Appraisal Home Valuation by a Licensed Real Estate Appraiser

This is the most comprehensive and accurate home valuation method, and is generally required by lenders as a condition of loan underwriting and final loan approval, even on refinance loans.

If a seller and their real estate agent cannot agree on a home’s true market value, it is also one way to arbitrate the differences. This helps to determine the most accurate and appropriate initial asking price, to meet the seller’s primary goal of getting the best possible sales price within a reasonable amount of time on market. If the initial asking price is not accurate, the property may sit on the market for an extended time, with little or no showings, or it may be under priced, and not yield the maximum possible net proceeds to the seller. Either case is bad news!

A pre-listing appraisal is highly recommended for very high value custom homes, and for special types of properties, such as farm and ranch with acreage and water rights considerations, multiple family dwellings such as a four-plex, other investment properties, and commercial buildings of any type. In the case of investment properties, a comprehensive cash flow and long term investment analysis may be included in the appraisal. In some situations, such as divorce property settlements or partnership dissolution, the appraiser may need to establish a market value as of a particular starting time, and a second market value for the present, in order to determine property appreciation during the marriage or partnership. Most real estate agents will not have the knowledge or experience required to perform an accurate market valuation for these kinds of special properties and situations.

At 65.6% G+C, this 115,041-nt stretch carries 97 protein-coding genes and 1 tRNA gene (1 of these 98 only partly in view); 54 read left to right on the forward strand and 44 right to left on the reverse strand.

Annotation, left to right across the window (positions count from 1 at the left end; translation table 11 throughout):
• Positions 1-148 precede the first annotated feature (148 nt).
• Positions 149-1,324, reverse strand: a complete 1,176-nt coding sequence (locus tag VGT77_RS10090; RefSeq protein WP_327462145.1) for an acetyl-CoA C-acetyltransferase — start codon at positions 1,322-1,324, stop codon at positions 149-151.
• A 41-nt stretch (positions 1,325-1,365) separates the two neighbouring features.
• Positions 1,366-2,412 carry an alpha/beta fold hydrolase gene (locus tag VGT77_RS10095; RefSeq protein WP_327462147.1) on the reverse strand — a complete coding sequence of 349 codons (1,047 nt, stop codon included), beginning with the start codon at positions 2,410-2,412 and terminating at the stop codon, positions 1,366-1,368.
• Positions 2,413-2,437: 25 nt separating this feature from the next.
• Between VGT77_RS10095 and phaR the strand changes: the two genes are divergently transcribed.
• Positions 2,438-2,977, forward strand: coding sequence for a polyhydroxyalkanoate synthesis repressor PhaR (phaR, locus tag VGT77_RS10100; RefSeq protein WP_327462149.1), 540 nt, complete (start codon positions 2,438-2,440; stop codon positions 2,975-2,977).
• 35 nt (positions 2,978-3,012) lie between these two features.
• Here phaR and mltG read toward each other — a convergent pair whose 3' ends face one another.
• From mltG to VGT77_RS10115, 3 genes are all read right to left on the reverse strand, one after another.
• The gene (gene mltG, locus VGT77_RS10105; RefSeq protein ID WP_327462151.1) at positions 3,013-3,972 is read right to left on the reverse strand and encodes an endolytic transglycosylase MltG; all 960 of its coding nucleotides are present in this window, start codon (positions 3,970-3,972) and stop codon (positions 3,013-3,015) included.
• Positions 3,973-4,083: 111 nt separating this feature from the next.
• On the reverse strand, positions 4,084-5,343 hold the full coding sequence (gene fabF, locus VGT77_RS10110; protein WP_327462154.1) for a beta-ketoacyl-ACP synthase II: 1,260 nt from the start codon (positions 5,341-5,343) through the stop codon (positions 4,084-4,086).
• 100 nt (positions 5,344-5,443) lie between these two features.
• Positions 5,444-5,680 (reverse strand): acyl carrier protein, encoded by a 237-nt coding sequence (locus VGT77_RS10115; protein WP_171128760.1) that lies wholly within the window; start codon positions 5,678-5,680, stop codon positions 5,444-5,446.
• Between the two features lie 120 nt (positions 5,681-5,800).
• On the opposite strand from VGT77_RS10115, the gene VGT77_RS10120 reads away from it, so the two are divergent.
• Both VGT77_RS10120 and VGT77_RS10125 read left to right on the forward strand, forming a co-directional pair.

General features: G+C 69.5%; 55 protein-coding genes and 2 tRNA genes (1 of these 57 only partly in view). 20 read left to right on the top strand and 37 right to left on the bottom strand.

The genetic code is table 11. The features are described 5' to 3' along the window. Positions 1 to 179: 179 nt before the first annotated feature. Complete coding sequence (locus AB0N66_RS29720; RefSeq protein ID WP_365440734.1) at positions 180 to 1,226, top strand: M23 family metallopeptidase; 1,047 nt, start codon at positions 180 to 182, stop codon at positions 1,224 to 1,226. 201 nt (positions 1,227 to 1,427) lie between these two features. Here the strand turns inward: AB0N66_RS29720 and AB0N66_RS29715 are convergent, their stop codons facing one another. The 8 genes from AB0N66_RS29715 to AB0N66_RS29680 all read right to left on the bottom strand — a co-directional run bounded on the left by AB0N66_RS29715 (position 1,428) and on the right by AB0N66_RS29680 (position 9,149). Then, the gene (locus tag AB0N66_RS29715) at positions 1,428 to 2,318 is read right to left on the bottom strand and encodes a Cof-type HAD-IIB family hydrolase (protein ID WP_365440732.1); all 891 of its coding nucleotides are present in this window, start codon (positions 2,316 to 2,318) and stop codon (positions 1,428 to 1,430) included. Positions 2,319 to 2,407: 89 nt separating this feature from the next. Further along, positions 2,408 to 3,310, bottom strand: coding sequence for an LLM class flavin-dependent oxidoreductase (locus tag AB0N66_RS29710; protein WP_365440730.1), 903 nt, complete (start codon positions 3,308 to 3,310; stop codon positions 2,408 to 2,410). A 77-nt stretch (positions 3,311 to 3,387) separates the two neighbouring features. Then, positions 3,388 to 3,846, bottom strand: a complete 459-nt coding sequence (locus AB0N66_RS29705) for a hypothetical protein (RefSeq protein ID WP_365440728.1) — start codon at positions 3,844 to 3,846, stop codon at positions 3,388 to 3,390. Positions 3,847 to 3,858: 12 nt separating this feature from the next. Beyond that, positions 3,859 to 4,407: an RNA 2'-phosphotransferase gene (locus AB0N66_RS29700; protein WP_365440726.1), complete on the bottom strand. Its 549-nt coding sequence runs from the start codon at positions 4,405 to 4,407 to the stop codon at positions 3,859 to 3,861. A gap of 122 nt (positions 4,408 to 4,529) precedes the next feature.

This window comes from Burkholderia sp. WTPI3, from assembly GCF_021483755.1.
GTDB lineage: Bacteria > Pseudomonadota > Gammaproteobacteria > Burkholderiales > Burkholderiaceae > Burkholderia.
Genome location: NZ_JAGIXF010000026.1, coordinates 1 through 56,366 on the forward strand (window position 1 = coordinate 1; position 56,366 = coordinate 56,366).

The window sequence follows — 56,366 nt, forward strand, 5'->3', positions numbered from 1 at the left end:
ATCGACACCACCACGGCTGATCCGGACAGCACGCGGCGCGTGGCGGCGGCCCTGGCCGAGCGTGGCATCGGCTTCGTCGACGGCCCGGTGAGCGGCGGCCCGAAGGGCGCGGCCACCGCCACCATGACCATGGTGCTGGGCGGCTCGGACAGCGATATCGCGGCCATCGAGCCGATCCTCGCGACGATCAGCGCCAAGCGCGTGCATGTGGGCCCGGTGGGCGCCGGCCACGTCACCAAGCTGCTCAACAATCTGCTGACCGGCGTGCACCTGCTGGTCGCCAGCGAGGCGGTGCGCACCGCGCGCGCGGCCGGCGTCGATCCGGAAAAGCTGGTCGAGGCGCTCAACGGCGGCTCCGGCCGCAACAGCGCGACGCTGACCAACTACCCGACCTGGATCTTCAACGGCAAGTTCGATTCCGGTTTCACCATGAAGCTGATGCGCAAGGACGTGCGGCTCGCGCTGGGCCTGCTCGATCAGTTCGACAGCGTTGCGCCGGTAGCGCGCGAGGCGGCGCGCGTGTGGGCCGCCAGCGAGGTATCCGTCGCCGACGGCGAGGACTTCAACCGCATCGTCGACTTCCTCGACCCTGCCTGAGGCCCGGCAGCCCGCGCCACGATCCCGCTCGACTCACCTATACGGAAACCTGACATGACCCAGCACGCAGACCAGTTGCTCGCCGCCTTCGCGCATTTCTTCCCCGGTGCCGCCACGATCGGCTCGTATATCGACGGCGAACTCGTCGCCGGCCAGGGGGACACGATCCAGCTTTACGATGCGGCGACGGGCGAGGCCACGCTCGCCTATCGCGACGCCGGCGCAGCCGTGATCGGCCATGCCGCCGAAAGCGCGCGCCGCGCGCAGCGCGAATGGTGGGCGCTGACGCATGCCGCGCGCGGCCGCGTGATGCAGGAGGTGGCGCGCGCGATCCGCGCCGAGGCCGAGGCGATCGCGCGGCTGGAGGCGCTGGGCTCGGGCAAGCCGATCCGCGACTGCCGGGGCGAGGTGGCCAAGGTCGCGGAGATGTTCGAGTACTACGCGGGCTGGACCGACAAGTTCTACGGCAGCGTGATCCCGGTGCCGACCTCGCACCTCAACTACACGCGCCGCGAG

In addition to all of the same research and actions a real estate agent would perform for a Detailed CMA, the appraiser will personally measure the property, and will not rely on the county assessor’s measurements. They will measure the lot, and will assign separate values for the lot and the improvements (buildings). They will take photos of the subject property and all comparable properties used in the appraisal. If they are appraising a potential investment property, market rents, depreciation and other factors will be researched and considered. They will apply their judgment and standard valuation factors, based on their own experience and rigid appraisal standards. Finally, they will prepare a formal written appraisal report, using a standard format as specified by various federal government agencies.